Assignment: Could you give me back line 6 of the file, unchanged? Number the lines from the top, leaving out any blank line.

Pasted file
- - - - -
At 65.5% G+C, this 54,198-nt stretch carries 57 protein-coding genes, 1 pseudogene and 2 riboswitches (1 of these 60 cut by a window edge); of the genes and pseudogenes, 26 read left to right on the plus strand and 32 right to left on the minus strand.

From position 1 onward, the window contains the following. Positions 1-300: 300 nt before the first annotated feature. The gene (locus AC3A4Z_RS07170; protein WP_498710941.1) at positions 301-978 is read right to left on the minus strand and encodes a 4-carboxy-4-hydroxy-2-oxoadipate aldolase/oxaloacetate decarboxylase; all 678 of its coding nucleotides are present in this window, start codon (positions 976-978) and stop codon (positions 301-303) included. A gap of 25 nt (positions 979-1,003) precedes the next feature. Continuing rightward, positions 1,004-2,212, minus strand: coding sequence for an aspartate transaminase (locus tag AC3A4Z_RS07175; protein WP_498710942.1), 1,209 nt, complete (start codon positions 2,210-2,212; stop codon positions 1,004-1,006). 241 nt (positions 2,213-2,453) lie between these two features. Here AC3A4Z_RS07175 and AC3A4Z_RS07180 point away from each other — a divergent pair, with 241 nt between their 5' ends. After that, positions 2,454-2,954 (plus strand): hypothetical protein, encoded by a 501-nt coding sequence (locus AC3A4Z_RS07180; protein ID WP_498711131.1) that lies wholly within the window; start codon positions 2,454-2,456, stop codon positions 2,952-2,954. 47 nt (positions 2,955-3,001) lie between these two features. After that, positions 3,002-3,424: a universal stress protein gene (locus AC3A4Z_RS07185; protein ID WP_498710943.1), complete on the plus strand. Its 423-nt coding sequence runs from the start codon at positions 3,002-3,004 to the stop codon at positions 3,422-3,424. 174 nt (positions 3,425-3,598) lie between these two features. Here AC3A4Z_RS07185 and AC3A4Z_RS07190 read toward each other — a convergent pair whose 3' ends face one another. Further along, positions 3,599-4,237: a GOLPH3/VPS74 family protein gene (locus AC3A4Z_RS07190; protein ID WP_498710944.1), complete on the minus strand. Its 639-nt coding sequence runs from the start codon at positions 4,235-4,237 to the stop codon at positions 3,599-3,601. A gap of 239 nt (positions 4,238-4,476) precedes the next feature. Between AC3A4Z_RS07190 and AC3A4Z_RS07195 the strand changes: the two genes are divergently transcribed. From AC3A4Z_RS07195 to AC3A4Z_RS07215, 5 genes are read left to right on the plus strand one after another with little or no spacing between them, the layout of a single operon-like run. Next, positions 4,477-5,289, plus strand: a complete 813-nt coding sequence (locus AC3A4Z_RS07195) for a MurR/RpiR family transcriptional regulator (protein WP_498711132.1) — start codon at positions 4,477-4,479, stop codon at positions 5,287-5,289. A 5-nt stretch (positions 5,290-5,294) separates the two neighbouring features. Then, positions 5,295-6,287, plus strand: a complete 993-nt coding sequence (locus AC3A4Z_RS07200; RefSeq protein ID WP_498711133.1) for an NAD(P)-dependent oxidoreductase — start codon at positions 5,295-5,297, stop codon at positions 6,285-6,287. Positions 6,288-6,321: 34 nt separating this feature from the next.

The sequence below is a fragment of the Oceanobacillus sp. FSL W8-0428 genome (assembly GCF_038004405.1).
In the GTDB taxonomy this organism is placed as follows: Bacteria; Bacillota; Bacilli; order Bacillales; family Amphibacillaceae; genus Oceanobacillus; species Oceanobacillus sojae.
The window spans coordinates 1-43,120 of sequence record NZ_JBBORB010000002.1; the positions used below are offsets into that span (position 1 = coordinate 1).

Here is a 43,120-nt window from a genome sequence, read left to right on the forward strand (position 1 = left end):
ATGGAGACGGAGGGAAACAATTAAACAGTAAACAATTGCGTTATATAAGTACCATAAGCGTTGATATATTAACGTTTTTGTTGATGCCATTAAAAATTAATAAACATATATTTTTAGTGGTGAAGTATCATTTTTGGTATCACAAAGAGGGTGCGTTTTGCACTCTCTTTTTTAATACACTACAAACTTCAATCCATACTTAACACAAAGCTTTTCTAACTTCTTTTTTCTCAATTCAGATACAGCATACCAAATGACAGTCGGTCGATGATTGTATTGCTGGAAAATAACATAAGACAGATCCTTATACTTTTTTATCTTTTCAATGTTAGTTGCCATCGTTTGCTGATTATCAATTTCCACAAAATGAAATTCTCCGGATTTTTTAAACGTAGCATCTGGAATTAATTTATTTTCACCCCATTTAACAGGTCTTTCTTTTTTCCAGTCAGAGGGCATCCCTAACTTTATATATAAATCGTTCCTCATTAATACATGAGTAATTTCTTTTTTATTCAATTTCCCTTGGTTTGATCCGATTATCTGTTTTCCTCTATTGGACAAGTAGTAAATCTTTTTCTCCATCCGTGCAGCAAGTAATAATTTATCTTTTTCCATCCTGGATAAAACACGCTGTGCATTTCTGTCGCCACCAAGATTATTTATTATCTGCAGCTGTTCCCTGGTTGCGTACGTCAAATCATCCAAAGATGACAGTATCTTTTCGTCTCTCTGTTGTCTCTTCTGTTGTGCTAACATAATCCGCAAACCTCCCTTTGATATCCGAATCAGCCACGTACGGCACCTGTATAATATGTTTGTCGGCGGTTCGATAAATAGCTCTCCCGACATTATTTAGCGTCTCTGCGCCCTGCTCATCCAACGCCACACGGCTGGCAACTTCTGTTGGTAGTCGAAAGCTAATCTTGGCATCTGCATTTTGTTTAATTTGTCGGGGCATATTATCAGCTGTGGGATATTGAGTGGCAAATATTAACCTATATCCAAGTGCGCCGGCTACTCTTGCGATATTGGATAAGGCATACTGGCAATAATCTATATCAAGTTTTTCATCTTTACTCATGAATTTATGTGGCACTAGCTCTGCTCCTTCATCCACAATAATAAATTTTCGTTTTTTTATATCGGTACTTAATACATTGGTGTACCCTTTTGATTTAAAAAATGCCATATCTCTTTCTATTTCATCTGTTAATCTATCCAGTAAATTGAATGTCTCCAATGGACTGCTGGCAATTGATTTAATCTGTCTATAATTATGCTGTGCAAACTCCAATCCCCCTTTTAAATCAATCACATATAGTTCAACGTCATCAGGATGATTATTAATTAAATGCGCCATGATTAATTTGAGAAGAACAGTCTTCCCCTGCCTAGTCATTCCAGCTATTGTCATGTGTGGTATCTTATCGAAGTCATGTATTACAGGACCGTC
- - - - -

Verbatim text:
Here is a 43,120-nt window from a genome sequence, read left to right on the forward strand (position 1 = left end):